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Weiger perceives a tripartite structure to the tale itself: «the story of Leandra has a discernible beginning (her life is concisely narrated from birth to the age of sixteen), a middle (the conflict of the plot) and an end (her removal to the convent)» (268)



Fajardo has rightfully pointed out the voyeurism involved (1984, 91-96).



Immerwahr links this tale with Cervantes' distrust of the pastoral: «Eugenio's denunciation of the female gender in his nanny goat is no less a burlesque descent from the posthumous love poems of Grisóstomo than his brawl with Quijote is a descent from Grisóstomo's dignified funeral. If the second pastoral thus appears to be a parody of the first, it may be that Cervantes is pointing to the inadequacy of this vehicle, with its endless stylized laments of unrequited love, for the portrayal of a vital human love capable and worthy of fulfillment» (134-35). The idea of «descent» is, I believe, outmoded: Grisóstomo suffered from an obsession as destructive as Anselmo's in El curioso impertinente and his suicide is a more serious criticism of pastoral literature's pernicious influence on life than is Eugenio's semi-comic frustration. Héctor Márquez states that this seventh tale «parece terminar con la desesperación de la protagonista pero queda sin resolver el problema de los pastores enamorados» (105), but the text does not give any evidence of desperation in Leandra; if her adherents continue grieving, that's their problem, the text seems to suggest. Williamson points out that Leandra's «reclusion does not prevent the local swains from getting themselves up as goatherds to roam about the countryside (like those others in the Marcela story) weeping for her love» ( 57, emphasis added on their role-playing). In their get-up they are to be categorized with Grisóstomo, although they are of course less passionate. Eugenio recognizes the aberrant nature of so much weeping and wailing in a passage which also prompts the reader to recall Grisóstomo: «de todos se estiende la locura, que hay quien se queje de desdén sin haberla jamás hablado, y aun quien se lamente y sienta la rabiosa enfermedad de los celos, que ella jamás dio a nadie [...].»



Edmund Gayton had a mid-seventeenth-century sensibility and, though English, may assist us in perceiving the comic underside of this tale: «The Goatherd, having laid his Goat from skipping, / Under that Embleme tels of maidens tripping: / And would insinuate into our brests, / That there are farre more women-straies, then Beasts. / If the toy take them, like the speckled Goat, / They care not for the spoile of petticoat» (279).



Fajardo links Leandra's skin-deep beauty to Vicente's «superficial charms and glittering clothes -a counterpart of her own seductiveness» (1986, 244); it is ironically fitting that he should successfully lure her with promises of enjoying the glitter and gaudery of Naples. Márquez Villanueva states that Leandra was «arrastrada de un capricho sensual [...] con pésimo juicio» (137). Compare Gayton: «Leandra, not so wise as faire, / Was taken with this pedlars ware: / His fabulous stories she adores, / As Desdemona did the Moors» (280).



Doña Lorenza in El viejo celoso felt the same yearnings which are implied for Leandra, but in her case it was the vecina Ortigosa who promised a cure by «spiriting» a young galán into her chamber (and arms): «Quizá con esta [vida] que ahora se comenzará, se le quitará toda esa mala gana y le vendrá otra más saludable y que más la contente» (Entremeses 223). The Cañizares-Carrizales complex of zealous protection-preservation is an undercurrent in Eugenio's tale as well.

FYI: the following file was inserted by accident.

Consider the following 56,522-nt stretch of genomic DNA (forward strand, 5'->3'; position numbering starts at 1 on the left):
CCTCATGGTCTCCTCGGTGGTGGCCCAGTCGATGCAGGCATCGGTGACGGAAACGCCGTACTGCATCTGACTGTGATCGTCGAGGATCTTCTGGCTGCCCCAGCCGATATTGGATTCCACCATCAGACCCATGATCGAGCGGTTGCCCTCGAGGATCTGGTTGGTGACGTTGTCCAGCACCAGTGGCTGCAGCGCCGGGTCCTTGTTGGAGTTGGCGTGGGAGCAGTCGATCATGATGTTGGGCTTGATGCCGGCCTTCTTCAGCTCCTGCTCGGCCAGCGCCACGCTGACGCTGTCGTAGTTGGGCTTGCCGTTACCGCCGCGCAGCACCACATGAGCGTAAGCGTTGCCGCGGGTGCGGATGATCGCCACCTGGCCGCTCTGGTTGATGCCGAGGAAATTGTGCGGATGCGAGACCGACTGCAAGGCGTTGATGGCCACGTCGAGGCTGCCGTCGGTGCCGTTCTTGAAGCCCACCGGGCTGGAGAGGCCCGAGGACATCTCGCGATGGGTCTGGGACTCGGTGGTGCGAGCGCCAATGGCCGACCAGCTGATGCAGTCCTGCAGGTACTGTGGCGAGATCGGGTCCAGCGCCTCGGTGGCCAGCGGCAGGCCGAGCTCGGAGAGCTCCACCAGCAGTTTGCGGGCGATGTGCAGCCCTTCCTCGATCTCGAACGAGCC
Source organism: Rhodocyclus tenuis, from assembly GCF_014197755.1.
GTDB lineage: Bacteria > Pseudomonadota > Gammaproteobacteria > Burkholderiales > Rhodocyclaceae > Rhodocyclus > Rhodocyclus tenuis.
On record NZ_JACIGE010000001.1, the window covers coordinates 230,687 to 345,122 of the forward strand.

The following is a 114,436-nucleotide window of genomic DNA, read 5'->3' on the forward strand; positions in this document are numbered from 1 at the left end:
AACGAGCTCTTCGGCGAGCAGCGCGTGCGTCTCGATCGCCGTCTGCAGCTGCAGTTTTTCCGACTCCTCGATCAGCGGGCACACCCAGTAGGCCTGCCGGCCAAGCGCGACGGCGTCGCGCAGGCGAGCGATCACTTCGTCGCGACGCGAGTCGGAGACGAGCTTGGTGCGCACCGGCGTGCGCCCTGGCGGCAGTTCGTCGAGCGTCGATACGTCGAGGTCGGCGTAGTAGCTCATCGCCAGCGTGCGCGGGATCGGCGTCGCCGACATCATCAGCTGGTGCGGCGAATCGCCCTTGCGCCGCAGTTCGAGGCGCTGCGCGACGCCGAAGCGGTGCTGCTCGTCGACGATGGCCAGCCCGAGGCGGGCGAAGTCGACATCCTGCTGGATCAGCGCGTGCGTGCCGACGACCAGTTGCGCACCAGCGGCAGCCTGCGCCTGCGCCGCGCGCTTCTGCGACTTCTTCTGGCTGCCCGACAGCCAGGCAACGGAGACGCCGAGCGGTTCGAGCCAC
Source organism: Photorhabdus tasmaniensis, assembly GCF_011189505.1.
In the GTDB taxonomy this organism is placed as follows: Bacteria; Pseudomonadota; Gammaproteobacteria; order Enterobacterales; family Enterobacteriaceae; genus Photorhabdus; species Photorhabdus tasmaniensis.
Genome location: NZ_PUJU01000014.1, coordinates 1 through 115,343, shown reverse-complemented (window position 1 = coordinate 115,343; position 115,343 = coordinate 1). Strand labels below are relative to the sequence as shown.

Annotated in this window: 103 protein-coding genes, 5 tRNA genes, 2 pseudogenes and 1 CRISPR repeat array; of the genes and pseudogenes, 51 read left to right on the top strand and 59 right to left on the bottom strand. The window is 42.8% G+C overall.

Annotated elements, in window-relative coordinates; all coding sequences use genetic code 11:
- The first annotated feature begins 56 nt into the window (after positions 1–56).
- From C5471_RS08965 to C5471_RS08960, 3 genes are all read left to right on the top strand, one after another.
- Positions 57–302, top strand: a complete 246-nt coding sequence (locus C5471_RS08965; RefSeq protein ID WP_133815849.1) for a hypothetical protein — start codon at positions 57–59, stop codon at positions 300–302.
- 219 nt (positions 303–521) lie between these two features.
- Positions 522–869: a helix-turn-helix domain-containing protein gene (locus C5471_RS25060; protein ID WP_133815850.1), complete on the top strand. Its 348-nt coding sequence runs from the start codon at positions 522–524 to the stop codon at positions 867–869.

«Imagen de milagros está dicho por imagen notoriamente milagrosa, a la cual van a visitar devotamente desde tierras lejanas» (Rodríguez-Marín 244, n. 12). Were one as socarrón as Sancho, the only miracle attributable might be the preservation of her own virginity, but of course we have yet to answer the Question. And isn't it curious that never, to my immediate knowledge, has Leonisa in El amante liberal prompted the same query, she who spent a week in a cave with seven Turks who, like her, had survived a shipwreck, yet she says she emerged inviolate? But of course that preservation is central to Cervantes' purpose: «La pareja Ricardo-Leonisa se destaca idealmente dentro del marco de lascivias y desatadas pasiones que despierta, pero cuya violencia no mancha ni el puro amor del héroe ni la virtud de su amada» (Rodríguez-Luis 23, emphasis added).



Ullman imputes a motive which the text does not seem to substantiate: «Leandra swears about a past non-performance of a man in order to save herself, and it is the spectators within the novel who doubt it. The reader, though, must come to his own conclusion» (318, emphasis added); in a footnote he adds: «We might compare Leandra with Zoraida, whose virginity is likewise dubious, depending on what we know about pirates. The captive's statement is really de rigueur». Might not Eugenio's also be such, albeit perhaps with less conviction? Márquez Villanueva would disagree, for he states of the two despojadas, «ambas conservan su honor [note!] por encima de toda consideración de verosimilitud» (137). (Gayton meets the exigency of rhyme in stating motive: «For to a Cave he brought the damzell, / Pretending there to rest her hams well!» [281].)



This was my argument in «Dorotea, or the Narrators' Arts» and I apply it here as well.



He is not, strictly speaking, a «surprisingly cultivated goatherd» (Williamson 58), but a surprisingly cultivated aldeano playing at goatherd, a subtle difference but meaningful. Casalduero drew a comparison to Garcilaso's Égloga I: «Anselmo y Eugenio, el uno con sus ovejas, el otro con sus cabras -nuevos Nemorosos y Salicios-, dejan la aldea para el valle, donde pasan la vida cantando alabanzas o vituperios de la amada» (200).